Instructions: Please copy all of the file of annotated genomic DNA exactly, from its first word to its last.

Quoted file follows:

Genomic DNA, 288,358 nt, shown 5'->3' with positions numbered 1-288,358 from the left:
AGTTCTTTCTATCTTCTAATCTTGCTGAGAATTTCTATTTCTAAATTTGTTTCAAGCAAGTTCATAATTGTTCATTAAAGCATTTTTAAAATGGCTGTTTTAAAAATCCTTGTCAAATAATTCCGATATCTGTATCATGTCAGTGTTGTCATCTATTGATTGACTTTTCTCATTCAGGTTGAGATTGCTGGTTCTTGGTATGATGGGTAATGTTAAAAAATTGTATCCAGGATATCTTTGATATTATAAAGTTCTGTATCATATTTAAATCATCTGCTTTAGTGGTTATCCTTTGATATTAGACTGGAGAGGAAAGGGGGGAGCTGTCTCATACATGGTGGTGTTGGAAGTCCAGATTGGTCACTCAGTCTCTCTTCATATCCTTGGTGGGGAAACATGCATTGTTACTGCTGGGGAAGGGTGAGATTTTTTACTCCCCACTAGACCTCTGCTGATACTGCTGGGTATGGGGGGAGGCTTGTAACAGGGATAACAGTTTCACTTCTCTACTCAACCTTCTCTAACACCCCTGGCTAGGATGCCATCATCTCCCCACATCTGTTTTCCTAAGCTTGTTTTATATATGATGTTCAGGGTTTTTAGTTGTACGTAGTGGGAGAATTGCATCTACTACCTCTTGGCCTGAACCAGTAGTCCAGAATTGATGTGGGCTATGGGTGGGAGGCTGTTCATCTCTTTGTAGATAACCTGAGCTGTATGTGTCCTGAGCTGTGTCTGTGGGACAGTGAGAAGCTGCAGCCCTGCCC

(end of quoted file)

Genomic DNA, 288,358 nt, shown 5'->3' with positions numbered 1-288,358 from the left:
AGTTCTTTCTATCTTCTAATCTTGCTGAGAATTTCTATTTCTAAATTTGTTTCAAGCAAGTTCATAATTGTTCATTAAAGCATTTTTAAAATGGCTGTTTTAAAAATCCTTGTCAAATAATTCCGATATCTGTATCATGTCAGTGTTGTCATCTATTGATTGACTTTTCTCATTCAGGTTGAGATTGCTGGTTCTTGGTATGATGGGTAATGTTAAAAAATTGTATCCAGGATATCTTTGATATTATAAAGTTCTGTATCATATTTAAATCATCTGCTTTAGTGGTTATCCTTTGATATTAGACTGGAGAGGAAAGGGGGGAGCTGTCTCATACATGGTGGTGTTGGAAGTCCAGATTGGTCACTCAGTCTCTCTTCATATCCTTGGTGGGGAAACATGCATTGTTACTGCTGGGGAAGGGTGAGATTTTTTACTCCCCACTAGACCTCTGCTGATACTGCTGGGTATGGGGGGAGGCTTGTAACAGGGATAACAGTTTCACTTCTCTACTCAACCTTCTCTAACACCCCTGGCTAGGATGCCATCATCTCCCCACATCTGTTTTCCTAAGCTTGTTTTATATATGATGTTCAGGGTTTTTAGTTGTACGTAGTGGGAGAATTGCATCTACTACCTCTTGGCCTGAACCAGTAGTCCAGAATTGATGTGGGCTATGGGTGGGAGGCTGTTCATCTCTTTGTAGATAACCTGAGCTGTATGTGTCCTGAGCTGTGTCTGTGGGACAGTGAGAAGCTGCAGCCCTGCCC